SALT LAKE CITY — Just last week, Othyus Jeffers was nearly floating while talking about what a dream it was to get his first-ever start for the Utah Jazz.
Roster hopefuls Ryan Thompson and Demetris Nichols expressed similar sentiments when they were recently inserted into the starting lineup for preseason games.
And it was only nine months ago when Sundiata Gaines found a permanent spot in Jazz fans' hearts by sinking an unbelievable buzzer-and-Cleveland-beating 3-pointer shortly after being called up from the D-League.
On Thursday, the current chapter ended on those NBA stories that almost seemed to good to be true. The Jazz trimmed their roster to the minimum of 13 players by cutting Gaines, Jeffers, Nichols and Thompson prior to practice.
That leaves second-round pick Jeremy Evans as the only player remaining on the team with a non-guaranteed contract, and the moves solidify what will likely be the opening day roster for the quickly approaching 2010-11 season.
"It's never easy," Jazz general manager Kevin O'Connor said, "but it's a business and we had some decisions. ... Bottom line is, I thought Jeremy Evans outplayed everybody else."
The four cut players were not made available for comment, but their pain was felt from the franchise's front office, through the coaching staff, to their now former teammates.
"It's a lousy day," O'Connor said. "It really is from that point of view because those kids have made our camp better."
Out of respect, Jerry Sloan always conducts player cuts face-to-face — with O'Connor also in the room — and the Hall of Fame coach considers breaking the bad news one of the worst parts of his job.
"It's never a fun day for us to have to come and do this," said Sloan, who's entering his 23rd season as Utah's head coach. "That's part of this business. I'd just as soon not go to work. But that's part of it. We move on and wish them well."
Deron Williams preferred to keep his comments to the cut-day casualties personal, but he shares his coach's sour feelings about the process. He called the released players "great guys" and credited them for helping the team this fall.
"It's a bad day. Nobody likes this day," Williams said. "It's not fun for anybody. It's not fun for coach, not fun for us, not fun for the guys that get cut. It's part of the business, but it's tough to see."
It was toughest on the Jazz to part ways with Gaines, a fan favorite, and Jeffers, a coach favorite.
"Both of those kids have fought their way into the league a little bit," O'Connor said, "and hopefully they'll keep fighting and winding up in a situation where they can play."
Williams admitted he was "a little surprised" that Jeffers was let go, especially considering the Jazz have two open roster spots. Jeffers, a small but spunky swingman from Chicago's Robert Morris, joined the team last spring from the D-League's Iowa Energy.
"I thought 'O' had a strong chance to make it," Williams said.
The odds were stacked against Gaines when the Jazz signed veteran point guard Earl Watson right before training camp started. The Jazz, who already had Williams and Ronnie Price under contract, usually only carry three point guards. Gaines had committed himself to participating in Jazz camp, and he spoke optimistically about making the squad this fall.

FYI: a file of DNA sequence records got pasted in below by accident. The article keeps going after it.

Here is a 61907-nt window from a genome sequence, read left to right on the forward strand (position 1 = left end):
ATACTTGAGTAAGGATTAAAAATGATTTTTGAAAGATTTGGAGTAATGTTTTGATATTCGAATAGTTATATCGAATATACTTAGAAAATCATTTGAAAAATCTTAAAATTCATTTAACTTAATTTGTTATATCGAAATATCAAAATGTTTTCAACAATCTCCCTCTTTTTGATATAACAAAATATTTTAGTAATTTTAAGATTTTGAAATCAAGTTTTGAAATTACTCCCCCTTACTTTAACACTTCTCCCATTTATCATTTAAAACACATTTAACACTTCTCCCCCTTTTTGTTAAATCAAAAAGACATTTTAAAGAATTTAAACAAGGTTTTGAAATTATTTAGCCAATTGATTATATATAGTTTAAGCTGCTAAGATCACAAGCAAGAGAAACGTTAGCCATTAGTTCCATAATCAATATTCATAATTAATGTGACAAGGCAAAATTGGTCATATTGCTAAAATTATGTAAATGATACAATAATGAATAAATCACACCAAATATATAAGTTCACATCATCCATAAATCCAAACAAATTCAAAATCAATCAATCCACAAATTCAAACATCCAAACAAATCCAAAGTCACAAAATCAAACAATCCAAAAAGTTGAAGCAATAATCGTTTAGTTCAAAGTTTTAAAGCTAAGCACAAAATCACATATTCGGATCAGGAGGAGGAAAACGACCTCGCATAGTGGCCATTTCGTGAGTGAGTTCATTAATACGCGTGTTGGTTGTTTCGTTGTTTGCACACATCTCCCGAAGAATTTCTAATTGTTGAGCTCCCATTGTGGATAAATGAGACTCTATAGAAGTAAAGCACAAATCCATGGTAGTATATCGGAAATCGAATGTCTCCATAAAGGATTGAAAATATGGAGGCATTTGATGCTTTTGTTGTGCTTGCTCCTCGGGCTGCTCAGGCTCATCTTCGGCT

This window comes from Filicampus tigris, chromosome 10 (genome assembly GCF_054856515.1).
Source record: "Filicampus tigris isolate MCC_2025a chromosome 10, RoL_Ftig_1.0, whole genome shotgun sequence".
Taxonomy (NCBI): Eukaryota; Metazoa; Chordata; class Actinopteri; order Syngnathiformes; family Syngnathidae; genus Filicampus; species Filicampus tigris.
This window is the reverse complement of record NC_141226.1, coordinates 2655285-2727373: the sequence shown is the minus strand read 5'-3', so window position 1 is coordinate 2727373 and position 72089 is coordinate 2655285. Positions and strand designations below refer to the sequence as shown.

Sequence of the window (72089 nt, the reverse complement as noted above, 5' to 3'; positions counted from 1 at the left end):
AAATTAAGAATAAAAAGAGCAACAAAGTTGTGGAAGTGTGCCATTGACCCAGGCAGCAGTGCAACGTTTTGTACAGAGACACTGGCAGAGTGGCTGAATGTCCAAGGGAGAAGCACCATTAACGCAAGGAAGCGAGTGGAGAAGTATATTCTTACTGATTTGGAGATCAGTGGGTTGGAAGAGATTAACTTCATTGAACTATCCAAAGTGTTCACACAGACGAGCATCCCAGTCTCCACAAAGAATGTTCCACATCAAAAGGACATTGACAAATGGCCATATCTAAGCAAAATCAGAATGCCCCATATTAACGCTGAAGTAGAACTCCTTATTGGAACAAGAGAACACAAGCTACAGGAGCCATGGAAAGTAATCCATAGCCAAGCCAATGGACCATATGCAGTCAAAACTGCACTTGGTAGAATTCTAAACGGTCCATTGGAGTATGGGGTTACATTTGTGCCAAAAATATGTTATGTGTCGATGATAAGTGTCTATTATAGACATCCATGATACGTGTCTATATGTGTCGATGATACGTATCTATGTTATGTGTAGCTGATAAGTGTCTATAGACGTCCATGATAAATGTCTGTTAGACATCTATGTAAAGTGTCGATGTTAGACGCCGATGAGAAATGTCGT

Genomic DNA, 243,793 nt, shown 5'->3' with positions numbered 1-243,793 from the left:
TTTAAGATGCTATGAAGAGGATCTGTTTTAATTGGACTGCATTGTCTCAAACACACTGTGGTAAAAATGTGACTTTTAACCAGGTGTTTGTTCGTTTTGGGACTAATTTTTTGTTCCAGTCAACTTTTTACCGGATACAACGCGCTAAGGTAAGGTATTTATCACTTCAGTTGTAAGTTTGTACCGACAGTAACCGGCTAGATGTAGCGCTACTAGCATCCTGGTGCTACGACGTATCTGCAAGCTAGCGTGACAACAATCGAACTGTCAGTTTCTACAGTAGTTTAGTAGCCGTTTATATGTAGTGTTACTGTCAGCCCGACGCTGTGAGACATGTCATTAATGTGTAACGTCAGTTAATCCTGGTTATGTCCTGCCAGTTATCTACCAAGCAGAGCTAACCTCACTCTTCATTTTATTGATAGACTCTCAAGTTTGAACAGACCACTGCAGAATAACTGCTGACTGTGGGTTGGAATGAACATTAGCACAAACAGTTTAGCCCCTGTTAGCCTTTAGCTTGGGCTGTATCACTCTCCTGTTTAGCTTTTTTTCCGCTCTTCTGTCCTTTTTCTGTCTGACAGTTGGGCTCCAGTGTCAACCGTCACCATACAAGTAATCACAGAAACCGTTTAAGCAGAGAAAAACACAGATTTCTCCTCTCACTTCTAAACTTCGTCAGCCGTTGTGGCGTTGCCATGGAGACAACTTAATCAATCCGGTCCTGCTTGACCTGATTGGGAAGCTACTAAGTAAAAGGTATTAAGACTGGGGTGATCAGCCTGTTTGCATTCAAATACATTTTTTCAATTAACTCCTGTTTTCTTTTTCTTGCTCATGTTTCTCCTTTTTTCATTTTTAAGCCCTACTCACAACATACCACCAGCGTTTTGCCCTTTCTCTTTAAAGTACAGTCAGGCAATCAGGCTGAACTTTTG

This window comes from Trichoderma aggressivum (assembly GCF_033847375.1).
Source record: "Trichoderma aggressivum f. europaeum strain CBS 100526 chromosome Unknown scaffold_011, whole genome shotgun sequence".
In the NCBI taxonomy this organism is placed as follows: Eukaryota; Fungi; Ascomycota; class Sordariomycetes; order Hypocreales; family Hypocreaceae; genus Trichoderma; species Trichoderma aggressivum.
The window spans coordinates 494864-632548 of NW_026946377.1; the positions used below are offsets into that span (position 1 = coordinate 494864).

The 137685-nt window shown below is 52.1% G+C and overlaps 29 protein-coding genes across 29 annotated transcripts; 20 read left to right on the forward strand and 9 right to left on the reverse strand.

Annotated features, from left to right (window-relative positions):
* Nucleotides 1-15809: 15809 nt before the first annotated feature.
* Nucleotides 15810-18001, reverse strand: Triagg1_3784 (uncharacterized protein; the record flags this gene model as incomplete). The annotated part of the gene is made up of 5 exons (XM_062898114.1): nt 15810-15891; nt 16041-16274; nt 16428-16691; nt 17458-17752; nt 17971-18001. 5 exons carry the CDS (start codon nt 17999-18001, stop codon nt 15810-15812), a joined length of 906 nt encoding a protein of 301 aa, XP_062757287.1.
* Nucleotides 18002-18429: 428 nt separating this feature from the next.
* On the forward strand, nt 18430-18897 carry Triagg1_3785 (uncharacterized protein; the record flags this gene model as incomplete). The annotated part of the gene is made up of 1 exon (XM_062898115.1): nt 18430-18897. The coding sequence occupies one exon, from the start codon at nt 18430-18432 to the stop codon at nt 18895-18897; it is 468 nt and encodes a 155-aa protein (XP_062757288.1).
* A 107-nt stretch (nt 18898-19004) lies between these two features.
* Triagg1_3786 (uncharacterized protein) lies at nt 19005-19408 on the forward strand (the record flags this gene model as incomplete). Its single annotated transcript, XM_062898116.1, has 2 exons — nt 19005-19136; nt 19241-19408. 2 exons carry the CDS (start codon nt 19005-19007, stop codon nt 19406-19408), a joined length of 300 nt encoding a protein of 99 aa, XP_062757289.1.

"(The) situation was tough for Yatta," Williams said. "... Once we signed Earl, that probably cut his chances in half immediately."
Like Jazz fans, Williams will always remember the heroic 3 that Gaines hit to thwart LeBron James at EnergySolutions Arena on Jan. 14. The Idaho Stampede player earned a second 10-day contract after the sensational shot and was then signed for the remainder of the season.
"That's one of the best shots in (Jazz) history, I'll bet," said Williams, who left the game early with an injury to pave the way for Gaines' participation in the fourth quarter. "It was a big game. The circumstances that he was under were amazing."
Thompson hoped to pave his own NBA path after following his brother, Sacramento's Jason Thompson, to Rider University, so the 6-6 guard spurned a Kings' camp offer to try out with the Jazz.
After clearing waivers, Thompson is expected to sign a D-League contract and will play for the Utah Flash. The Orem-based team owns his D-League rights because he participated in camp with the Jazz, its NBA affiliate.
Nichols, a 6-8 small forward, was trying to find a permanent spot in the league after having bounced around in short stints with three NBA teams since being drafted by Portland late in the 2007 draft out of Syracuse. Like Jeffers, his D-League rights are owned by his former team, the Iowa Energy.
Ownership didn't mandate that O'Connor trim the roster to a minimum of 13 for salary-saving purposes, he said. But the G.M. was instructed to only keep players who "can help us really win games." That left Evans as the last-man standing.
Sloan hates to see any of them go.
"If you'd been here and seen those guys practice every day and the work that they put in and then you watch them play when they got in the games, they didn't fade away," Sloan said. "They kept playing hard. They kept working hard. Hopefully, they get a chance to play again."
Moments after that, Sloan's remaining players huddled up and began practice ahead of their final preseason game tonight at home against Sacramento.
"We can't mope around about it for two or three days," Sloan said. "You've got to go back and go to work."
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